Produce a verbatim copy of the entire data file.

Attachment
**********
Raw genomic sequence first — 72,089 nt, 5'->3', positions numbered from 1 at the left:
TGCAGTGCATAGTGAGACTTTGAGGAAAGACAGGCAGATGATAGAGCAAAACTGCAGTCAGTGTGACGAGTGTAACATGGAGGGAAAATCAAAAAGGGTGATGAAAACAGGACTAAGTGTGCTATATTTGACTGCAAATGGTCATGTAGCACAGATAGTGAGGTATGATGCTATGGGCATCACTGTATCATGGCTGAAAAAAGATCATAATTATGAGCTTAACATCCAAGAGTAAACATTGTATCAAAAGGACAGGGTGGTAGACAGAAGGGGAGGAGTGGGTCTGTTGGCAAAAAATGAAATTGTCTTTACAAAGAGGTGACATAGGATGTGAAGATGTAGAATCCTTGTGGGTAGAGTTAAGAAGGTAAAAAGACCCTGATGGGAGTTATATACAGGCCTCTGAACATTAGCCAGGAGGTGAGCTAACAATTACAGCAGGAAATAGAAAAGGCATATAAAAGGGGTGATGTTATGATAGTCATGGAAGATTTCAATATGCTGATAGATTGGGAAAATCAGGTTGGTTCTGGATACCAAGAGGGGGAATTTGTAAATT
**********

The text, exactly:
Raw genomic sequence first — 72,089 nt, 5'->3', positions numbered from 1 at the left:
TGCAGTGCATAGTGAGACTTTGAGGAAAGACAGGCAGATGATAGAGCAAAACTGCAGTCAGTGTGACGAGTGTAACATGGAGGGAAAATCAAAAAGGGTGATGAAAACAGGACTAAGTGTGCTATATTTGACTGCAAATGGTCATGTAGCACAGATAGTGAGGTATGATGCTATGGGCATCACTGTATCATGGCTGAAAAAAGATCATAATTATGAGCTTAACATCCAAGAGTAAACATTGTATCAAAAGGACAGGGTGGTAGACAGAAGGGGAGGAGTGGGTCTGTTGGCAAAAAATGAAATTGTCTTTACAAAGAGGTGACATAGGATGTGAAGATGTAGAATCCTTGTGGGTAGAGTTAAGAAGGTAAAAAGACCCTGATGGGAGTTATATACAGGCCTCTGAACATTAGCCAGGAGGTGAGCTAACAATTACAGCAGGAAATAGAAAAGGCATATAAAAGGGGTGATGTTATGATAGTCATGGAAGATTTCAATATGCTGATAGATTGGGAAAATCAGGTTGGTTCTGGATACCAAGAGGGGGAATTTGTAAATT